Please welcome Sunshine G to Cents, Sense & Sensibility. She is the newest writer to the CSS team and she is well-versed in all things life and money. She will join us once a week to share her insights on family, money, and career.
Everyone wants what’s best for their kids…and we all have the best of intentions, but sometimes life (and lack of sleep, grocery shopping and just getting to work on time) gets in the way. Saving for your children’s education often falls into the ‘we’ll get to it’ category.
Enter the RESP…the foolproof, hassle-free way to save for your kids’ education. Fill out the rafts of paperwork once and it’s DONE DONE DONE. I see it much like making a will – put the hour in at the beginning and then your butt is covered on an ongoing basis.
What is an RESP and why do I want one?
The basic premise is of the ‘pay yourself first’ variety. You set up an RESP with a given amount per month, and then the government ponies up. There are a variety of providers you can use. For the most part, any accredited financial institution will have an RESP option. The most hassle-free way to do it is often with whoever you do your regular banking with.
After high school, your child can withdraw the money to help pay for full-time or part-time studies in pretty much anything you can think of – apprenticeship programs, trade school, college or university. Note, though, that if they don’t attend school, the grant money will have to be repaid, but the funds that you put in will still be available.
There’s time for a fickle teenager to change their mind, though – RESP accounts stay open for up to 36 years, after which the money is returned to you, as is the interest – though taxed, naturally.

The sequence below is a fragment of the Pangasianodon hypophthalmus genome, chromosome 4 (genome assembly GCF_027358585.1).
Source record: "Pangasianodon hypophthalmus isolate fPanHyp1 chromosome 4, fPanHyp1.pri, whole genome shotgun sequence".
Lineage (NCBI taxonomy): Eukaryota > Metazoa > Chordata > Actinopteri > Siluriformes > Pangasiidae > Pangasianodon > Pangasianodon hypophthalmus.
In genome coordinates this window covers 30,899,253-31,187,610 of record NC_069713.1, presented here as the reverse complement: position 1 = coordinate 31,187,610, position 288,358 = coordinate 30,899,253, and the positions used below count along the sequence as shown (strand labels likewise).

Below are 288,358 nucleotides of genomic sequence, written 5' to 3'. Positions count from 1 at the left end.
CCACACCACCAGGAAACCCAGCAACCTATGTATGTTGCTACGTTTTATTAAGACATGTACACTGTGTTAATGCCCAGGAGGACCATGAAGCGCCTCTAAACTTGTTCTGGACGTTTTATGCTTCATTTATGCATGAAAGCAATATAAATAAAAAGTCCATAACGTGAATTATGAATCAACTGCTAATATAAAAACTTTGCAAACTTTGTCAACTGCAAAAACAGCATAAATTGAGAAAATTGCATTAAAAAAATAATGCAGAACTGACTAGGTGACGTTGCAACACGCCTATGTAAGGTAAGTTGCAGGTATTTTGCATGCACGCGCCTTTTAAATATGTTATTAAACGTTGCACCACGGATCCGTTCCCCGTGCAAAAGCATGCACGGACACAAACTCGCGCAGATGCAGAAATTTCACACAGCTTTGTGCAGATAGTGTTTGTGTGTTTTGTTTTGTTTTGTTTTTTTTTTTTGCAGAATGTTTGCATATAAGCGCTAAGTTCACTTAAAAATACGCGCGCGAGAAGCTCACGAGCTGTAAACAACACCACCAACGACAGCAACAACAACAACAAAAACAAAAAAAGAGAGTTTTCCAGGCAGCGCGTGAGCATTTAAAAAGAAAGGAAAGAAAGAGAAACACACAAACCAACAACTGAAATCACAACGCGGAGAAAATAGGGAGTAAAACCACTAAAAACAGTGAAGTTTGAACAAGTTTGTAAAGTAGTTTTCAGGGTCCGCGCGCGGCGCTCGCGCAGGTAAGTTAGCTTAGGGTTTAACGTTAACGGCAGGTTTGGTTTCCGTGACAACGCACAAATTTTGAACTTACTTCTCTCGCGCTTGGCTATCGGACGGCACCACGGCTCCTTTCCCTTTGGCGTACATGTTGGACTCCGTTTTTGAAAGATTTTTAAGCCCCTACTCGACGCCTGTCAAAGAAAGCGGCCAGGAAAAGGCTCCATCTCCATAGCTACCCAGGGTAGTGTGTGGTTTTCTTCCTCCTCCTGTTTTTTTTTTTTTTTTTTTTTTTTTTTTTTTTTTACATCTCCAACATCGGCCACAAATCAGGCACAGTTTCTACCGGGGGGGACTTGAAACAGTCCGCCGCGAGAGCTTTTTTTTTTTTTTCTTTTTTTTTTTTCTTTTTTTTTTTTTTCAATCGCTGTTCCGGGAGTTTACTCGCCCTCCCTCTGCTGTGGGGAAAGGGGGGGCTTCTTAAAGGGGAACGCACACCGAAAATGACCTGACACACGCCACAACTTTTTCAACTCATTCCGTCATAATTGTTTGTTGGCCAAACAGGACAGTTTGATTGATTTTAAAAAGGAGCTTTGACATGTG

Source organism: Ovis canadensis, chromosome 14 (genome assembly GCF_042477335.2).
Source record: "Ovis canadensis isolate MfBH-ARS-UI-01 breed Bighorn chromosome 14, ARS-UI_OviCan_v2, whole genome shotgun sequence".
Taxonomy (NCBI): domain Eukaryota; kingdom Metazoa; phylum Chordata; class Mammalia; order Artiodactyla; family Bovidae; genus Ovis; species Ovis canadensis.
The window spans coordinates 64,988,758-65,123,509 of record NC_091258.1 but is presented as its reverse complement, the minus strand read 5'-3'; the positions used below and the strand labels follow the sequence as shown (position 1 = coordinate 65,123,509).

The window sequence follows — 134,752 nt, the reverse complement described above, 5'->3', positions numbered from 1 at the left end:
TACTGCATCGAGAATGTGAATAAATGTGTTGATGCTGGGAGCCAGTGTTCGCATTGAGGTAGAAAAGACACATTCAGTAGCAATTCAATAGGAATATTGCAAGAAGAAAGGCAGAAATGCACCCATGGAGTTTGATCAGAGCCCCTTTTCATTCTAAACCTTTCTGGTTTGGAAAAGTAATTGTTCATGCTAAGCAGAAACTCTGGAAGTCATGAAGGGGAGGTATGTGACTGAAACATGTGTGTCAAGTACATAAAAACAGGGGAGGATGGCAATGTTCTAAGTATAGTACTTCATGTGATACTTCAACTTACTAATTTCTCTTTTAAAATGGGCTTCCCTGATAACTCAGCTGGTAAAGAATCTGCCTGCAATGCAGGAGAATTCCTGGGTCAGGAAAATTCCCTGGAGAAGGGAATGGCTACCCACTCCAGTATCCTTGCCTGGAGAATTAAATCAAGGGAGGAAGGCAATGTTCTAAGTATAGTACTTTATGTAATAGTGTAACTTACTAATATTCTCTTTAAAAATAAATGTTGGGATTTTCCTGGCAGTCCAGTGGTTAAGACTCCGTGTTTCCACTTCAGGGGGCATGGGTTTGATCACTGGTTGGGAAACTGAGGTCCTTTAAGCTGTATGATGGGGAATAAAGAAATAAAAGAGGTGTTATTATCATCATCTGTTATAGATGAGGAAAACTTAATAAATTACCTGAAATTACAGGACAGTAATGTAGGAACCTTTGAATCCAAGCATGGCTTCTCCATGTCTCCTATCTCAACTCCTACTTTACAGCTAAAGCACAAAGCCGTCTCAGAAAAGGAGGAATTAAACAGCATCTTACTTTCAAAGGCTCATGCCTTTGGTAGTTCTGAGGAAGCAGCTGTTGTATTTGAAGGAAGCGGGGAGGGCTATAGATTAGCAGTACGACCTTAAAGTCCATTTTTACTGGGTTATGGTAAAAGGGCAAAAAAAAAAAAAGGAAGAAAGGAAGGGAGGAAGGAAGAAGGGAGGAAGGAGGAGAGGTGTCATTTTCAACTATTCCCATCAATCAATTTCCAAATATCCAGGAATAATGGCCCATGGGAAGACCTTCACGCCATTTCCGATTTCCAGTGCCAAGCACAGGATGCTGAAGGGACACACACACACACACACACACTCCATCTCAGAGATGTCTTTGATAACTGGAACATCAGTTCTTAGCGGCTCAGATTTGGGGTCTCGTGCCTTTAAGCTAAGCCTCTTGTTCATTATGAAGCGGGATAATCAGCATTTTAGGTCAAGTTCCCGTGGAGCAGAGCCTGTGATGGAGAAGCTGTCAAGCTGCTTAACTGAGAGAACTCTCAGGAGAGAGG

So where does the free money part come in?
Firstly, there’s the Canada Education Savings Grant. You care about this because it’s FREE MONEY from the government – and that, my friends, is a rare beast that lives alongside the Kraken and the unicorn. Essentially, the government matches the money you put in at 20%, up to $500/year per beneficiary. In most cases, your RESP provider will apply for it on your behalf. Your beneficiary must have a social insurance number and be under the age of 18.
As of 2007, there is no annual contribution limit, though there is a lifetime contribution limit of $50,000 per account. You then invest the money as you see fit, whether in GICs, mutual funds or a high interest savings account and the funds grow tax-free until they are used for education.
But wait, there’s more
If you fall within a lower income bracket and receive the National Child Benefit Supplement and your child was born after 2003, you may be eligible for the Canada Learning Bond, which is an even better deal. The government deposits a one-time grant of $500 into the child’s RESP account when it’s opened, and then they add an additional $100 per year until they turn 15 to assist you in saving.
If you have more than one child, what works best is often a family (or group) RESP. This allows you to name some or all of the children as beneficiaries and you can add and subtract beneficiaries at any time. The benefit of this is that if one child decides not to attend school after graduation, the other one can make use of the cash.
Happy saving, my friends – let’s raise those future geotechnical engineers right!
Photo Credit Free Images/Ratnesh Bott
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